The model for this project involves discovering the route of a death march and abstracting it to a place and time of our choosing. Survivor testimony and historical records can help identify a route.
This tutorial offer an overview of the process, using scribblemaps:
Scribblemaps links directly with googlemaps so that its easy to share your route in a simple format. When we do the walk we will be linking social media accounts through Viewranger and Social Hiking. More on that soon
The example, best viewed in full screen, uses the march from the work camp at Ovelgonne to Belsen as remembered by Esther Brunstein with additional research. The route, apart from the key moments that Esther remembers, has been developed on the basis of roads and tracks that can be seen on a map. The tutorial version has not been taken to that level of detail but zoom in close in your scribblemap and you will get to that level of detail. This route has not been ‘groundtruthed’. There were much longer death marches than the one Esther was forced to undertake and some from which there were no survivors. This one is of particular resonance to the artists.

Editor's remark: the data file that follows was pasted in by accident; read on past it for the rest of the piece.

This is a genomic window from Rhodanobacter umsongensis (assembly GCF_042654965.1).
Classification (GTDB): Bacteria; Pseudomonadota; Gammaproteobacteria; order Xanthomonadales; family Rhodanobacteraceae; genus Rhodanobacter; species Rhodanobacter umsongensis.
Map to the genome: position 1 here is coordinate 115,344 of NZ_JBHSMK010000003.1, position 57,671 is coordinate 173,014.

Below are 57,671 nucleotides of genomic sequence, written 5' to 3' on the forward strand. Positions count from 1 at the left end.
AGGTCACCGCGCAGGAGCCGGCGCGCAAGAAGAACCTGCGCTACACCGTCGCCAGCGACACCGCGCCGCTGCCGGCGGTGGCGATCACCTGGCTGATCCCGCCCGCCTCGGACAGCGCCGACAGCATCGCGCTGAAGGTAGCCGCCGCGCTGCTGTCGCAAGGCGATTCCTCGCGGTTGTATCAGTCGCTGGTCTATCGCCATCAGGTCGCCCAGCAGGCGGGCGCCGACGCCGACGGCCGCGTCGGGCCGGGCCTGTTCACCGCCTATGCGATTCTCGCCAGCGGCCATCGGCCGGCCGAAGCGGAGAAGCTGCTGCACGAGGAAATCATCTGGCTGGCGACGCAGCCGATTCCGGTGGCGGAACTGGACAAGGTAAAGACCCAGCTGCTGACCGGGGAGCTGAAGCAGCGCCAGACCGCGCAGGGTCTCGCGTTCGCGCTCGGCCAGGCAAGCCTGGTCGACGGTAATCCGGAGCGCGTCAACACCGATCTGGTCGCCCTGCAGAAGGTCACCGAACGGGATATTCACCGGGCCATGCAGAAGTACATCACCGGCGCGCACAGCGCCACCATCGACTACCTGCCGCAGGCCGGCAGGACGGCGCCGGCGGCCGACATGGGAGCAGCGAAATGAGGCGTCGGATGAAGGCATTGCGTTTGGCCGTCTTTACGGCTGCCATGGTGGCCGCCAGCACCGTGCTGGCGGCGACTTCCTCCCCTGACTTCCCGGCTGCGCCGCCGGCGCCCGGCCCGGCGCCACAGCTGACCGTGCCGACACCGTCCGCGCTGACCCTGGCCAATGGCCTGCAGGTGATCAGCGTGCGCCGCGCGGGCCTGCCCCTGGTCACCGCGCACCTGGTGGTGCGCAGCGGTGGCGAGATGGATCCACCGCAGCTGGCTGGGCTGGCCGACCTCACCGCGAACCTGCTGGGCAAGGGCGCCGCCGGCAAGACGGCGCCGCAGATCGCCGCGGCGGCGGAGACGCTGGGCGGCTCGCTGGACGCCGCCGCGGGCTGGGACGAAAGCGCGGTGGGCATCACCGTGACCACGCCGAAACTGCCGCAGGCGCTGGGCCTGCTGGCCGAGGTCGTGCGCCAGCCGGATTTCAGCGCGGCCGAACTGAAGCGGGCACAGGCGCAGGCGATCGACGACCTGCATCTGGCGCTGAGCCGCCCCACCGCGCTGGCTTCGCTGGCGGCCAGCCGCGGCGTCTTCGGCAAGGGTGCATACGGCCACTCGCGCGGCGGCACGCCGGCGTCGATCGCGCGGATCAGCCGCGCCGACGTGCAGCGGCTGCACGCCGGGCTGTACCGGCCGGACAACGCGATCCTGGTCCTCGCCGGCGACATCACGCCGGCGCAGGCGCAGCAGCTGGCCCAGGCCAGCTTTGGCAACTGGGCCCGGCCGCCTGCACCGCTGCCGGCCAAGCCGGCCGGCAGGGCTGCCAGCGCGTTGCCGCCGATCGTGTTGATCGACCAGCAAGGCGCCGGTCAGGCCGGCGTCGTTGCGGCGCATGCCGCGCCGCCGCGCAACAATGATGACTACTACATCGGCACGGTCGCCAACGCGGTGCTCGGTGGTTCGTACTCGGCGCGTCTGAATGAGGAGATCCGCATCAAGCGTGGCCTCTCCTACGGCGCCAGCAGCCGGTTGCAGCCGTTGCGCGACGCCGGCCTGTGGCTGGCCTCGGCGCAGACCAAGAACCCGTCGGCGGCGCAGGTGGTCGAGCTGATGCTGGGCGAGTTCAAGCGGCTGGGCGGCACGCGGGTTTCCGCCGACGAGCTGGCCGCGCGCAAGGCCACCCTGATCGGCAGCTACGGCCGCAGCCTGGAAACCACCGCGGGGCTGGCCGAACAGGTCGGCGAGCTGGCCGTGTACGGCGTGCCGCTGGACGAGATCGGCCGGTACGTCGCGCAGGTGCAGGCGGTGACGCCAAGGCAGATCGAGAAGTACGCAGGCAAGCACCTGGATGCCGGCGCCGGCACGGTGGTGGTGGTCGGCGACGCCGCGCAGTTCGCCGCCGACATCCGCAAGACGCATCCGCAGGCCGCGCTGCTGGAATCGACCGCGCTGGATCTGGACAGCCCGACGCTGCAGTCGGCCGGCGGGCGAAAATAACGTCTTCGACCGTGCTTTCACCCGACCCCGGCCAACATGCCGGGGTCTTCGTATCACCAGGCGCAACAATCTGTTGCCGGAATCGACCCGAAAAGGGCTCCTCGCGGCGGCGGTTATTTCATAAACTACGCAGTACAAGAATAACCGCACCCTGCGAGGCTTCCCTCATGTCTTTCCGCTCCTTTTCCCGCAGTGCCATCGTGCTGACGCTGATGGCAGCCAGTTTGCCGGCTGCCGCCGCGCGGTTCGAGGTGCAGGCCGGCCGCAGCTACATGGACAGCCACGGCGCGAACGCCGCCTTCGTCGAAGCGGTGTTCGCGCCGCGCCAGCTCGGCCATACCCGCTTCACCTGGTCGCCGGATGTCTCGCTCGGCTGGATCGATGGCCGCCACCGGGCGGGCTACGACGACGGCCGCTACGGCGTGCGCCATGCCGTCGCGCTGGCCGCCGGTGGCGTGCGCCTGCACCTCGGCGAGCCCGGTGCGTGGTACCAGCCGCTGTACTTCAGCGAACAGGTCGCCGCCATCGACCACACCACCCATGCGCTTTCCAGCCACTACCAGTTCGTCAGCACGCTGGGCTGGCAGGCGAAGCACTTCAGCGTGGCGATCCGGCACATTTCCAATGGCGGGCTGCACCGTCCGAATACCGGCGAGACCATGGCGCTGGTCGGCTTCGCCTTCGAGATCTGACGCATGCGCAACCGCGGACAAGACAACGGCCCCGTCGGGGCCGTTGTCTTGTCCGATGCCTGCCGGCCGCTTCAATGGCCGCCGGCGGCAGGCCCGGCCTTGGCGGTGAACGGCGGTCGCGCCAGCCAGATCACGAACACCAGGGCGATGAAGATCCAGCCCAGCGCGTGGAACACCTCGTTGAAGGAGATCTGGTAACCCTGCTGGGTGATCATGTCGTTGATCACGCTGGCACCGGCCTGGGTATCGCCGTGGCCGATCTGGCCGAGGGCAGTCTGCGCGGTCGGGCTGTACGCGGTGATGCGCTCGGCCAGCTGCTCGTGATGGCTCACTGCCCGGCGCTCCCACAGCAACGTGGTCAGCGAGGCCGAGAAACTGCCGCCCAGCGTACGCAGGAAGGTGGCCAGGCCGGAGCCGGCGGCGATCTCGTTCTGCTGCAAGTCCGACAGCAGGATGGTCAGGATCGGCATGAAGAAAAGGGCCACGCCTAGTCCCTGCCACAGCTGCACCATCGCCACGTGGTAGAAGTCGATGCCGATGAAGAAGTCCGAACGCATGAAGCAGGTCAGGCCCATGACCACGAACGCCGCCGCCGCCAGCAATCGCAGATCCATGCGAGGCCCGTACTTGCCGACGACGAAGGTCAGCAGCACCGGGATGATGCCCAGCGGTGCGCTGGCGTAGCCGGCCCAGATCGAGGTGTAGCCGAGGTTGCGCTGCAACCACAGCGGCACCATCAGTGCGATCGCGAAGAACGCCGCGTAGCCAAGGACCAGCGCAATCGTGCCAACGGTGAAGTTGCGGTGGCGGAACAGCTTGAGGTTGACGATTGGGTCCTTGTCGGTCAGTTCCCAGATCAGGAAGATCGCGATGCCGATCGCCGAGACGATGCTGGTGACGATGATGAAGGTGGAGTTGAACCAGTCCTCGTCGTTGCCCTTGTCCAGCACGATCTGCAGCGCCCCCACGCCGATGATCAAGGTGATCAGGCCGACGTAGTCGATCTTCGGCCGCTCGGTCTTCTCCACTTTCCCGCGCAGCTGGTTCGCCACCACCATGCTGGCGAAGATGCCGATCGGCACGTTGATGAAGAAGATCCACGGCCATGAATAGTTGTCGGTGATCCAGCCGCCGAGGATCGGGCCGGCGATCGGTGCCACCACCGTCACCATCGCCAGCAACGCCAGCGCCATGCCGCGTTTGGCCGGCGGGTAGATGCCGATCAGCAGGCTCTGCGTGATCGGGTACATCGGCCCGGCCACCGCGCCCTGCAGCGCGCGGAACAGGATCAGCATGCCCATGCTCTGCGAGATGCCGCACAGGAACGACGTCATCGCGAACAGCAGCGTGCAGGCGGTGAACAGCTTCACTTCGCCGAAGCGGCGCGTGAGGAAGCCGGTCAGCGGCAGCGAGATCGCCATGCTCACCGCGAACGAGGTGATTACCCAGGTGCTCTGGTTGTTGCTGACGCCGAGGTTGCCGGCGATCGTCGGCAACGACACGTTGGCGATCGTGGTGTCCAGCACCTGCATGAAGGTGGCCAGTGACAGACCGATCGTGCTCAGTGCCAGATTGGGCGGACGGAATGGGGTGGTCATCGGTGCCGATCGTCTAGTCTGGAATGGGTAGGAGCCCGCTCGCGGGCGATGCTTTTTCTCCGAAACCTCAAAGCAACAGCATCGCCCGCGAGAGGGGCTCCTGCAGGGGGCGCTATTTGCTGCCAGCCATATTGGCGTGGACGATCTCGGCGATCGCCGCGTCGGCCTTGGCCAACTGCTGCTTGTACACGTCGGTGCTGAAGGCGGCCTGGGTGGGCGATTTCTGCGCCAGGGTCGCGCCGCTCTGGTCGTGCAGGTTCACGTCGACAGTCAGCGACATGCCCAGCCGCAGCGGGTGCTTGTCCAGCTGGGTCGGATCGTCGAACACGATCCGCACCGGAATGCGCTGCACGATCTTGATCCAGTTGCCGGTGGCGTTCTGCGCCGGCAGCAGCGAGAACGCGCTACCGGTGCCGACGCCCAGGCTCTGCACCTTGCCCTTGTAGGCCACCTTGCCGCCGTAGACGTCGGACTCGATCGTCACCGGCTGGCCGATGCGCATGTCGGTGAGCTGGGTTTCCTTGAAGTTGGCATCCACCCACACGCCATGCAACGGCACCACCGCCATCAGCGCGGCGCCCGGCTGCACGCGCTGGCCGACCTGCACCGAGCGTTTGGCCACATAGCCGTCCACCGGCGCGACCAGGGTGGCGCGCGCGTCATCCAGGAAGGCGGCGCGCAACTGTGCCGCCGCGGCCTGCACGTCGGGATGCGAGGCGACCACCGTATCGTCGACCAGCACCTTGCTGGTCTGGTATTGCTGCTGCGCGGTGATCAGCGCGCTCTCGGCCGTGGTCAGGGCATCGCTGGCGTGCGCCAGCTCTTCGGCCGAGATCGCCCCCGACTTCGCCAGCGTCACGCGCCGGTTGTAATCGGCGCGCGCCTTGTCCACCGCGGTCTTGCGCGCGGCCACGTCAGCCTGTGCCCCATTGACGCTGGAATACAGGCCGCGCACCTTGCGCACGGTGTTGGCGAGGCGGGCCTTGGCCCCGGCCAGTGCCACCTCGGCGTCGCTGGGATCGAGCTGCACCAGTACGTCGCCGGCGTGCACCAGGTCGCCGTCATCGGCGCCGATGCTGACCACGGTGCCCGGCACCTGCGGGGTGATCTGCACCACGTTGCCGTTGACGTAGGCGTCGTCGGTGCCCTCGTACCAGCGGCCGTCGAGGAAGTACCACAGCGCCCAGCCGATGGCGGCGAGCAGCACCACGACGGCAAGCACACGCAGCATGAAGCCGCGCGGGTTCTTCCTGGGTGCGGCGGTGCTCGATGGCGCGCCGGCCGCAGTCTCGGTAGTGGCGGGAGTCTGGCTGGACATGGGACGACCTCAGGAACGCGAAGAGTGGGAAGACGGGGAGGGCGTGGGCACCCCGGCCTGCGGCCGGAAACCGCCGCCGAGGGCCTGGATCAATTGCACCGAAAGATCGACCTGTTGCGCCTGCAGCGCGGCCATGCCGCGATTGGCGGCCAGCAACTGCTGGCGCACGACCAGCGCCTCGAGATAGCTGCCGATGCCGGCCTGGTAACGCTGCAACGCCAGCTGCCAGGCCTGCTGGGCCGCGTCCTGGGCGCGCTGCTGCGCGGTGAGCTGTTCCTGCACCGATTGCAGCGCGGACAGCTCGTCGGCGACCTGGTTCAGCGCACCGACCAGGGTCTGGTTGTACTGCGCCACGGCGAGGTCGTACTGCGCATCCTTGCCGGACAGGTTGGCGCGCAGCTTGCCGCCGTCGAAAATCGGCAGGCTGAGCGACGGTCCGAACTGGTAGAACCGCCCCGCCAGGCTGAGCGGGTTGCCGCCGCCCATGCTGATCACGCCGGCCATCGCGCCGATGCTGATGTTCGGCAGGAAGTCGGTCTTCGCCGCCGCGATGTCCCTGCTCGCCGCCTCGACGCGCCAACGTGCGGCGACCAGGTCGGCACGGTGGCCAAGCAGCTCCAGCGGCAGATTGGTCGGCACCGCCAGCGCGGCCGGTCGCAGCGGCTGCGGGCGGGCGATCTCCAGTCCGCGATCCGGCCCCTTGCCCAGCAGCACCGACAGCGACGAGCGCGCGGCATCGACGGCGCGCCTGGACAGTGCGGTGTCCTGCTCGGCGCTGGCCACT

We request that participating walkers use a method such as this to maintain the shape, scale and orientation of an historic route to devise a contemporary walk.
Using scribblemaps the line of that route has been transposed to England and a contemporary route has been drawn on rights of way running as close as possible to the line of the historic route. We choose to walk on roads and footpaths rather then strictly following the historic line. You can check rights of way using OS maps or tiles in the Viewranger or similar app. The end of the historic route ‘Belsen’ is bound to the map at a place of our choosing, scribblemaps maintains scale and orientation. The start of the contemporary walk is determined by the start of the line of the historic route, in the case of Esther’s Walk this will be at the edge of Frome, Somerset. The contemporary route has now been ‘ground truthed’ ahead of the public walk.
The intersections between the historic, imagined and actual, route will we hope generate interesting and challenging coincidences as the past mixes with the present, an empathetically imagined experience mixes with the physical reality of a walk, a terrible anniversary clashes with world events.